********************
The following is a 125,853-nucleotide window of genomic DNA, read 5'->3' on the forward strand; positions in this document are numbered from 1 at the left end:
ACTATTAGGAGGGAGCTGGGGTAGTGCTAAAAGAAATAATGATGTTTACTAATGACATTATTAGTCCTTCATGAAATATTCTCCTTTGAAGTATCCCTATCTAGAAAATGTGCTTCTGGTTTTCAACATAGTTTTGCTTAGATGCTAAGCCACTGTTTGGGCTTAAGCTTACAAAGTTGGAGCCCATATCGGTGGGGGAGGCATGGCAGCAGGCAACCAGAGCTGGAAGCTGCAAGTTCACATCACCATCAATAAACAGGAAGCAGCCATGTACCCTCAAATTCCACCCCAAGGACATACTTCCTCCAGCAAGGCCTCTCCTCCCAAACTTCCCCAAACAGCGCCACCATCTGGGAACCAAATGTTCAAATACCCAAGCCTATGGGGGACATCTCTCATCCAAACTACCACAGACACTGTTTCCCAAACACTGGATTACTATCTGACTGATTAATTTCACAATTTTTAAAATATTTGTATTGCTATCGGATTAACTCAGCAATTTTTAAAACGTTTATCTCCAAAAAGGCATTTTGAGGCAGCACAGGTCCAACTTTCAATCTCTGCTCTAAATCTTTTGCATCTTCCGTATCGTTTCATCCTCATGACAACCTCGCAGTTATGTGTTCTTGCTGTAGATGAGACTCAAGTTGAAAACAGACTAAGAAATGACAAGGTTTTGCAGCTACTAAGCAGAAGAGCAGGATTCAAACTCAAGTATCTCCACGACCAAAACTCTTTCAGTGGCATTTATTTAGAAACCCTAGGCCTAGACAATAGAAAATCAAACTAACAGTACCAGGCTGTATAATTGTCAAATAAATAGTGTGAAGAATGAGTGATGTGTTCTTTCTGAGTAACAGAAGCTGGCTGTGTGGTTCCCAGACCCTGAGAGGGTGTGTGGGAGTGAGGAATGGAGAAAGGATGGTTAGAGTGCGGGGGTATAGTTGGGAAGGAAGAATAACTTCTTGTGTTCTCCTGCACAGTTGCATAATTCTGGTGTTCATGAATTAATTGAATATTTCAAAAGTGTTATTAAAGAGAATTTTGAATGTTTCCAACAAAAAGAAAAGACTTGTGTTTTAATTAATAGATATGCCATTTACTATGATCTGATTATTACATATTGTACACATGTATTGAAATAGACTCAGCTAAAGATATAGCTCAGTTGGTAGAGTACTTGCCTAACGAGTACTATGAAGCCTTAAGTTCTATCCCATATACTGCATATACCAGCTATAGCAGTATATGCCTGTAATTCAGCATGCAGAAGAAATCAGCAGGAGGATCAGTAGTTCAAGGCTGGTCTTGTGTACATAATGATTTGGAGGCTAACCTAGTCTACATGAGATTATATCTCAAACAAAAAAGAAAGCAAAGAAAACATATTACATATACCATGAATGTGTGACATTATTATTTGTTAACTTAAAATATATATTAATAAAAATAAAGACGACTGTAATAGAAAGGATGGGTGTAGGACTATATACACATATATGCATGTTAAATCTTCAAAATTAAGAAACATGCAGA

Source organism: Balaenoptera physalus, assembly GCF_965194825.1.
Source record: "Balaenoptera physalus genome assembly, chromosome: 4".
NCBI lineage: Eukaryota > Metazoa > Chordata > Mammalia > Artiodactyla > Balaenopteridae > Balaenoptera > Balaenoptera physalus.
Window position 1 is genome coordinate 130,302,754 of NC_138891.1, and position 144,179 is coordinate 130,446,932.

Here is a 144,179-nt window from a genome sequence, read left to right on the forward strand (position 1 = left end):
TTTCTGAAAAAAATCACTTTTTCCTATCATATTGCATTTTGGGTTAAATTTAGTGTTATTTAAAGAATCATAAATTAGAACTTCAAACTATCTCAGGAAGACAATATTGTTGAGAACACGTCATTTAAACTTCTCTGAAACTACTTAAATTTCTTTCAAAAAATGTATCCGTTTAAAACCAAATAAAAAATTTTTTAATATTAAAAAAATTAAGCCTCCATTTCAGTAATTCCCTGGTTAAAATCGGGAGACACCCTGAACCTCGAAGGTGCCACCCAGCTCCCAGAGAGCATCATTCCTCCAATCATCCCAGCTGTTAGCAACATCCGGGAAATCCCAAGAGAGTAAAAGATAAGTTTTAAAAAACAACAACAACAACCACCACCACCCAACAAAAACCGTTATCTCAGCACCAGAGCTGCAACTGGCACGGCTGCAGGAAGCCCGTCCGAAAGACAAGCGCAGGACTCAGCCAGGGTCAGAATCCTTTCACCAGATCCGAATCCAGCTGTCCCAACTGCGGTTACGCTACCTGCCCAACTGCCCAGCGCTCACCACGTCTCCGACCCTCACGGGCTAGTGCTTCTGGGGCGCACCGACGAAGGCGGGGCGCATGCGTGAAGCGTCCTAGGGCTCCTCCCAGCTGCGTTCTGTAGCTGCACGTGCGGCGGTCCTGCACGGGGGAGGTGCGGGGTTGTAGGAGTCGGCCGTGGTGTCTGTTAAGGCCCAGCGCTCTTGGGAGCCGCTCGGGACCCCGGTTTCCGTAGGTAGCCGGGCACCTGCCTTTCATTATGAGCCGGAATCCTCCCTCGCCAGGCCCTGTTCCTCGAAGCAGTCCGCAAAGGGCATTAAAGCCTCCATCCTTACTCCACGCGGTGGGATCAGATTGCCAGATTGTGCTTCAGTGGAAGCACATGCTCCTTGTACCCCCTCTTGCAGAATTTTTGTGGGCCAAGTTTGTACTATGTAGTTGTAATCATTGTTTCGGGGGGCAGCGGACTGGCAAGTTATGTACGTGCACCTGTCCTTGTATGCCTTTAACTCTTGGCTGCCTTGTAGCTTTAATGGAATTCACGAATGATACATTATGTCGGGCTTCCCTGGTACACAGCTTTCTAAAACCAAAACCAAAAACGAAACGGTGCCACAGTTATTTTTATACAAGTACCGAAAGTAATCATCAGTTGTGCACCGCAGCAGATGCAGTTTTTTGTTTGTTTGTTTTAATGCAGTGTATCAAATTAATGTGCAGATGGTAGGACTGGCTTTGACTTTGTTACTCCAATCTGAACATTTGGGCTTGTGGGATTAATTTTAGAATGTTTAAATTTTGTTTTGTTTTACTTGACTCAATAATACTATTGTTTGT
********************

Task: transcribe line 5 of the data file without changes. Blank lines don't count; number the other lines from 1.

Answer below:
NCBI lineage: Eukaryota > Metazoa > Chordata > Mammalia > Artiodactyla > Balaenopteridae > Balaenoptera > Balaenoptera physalus.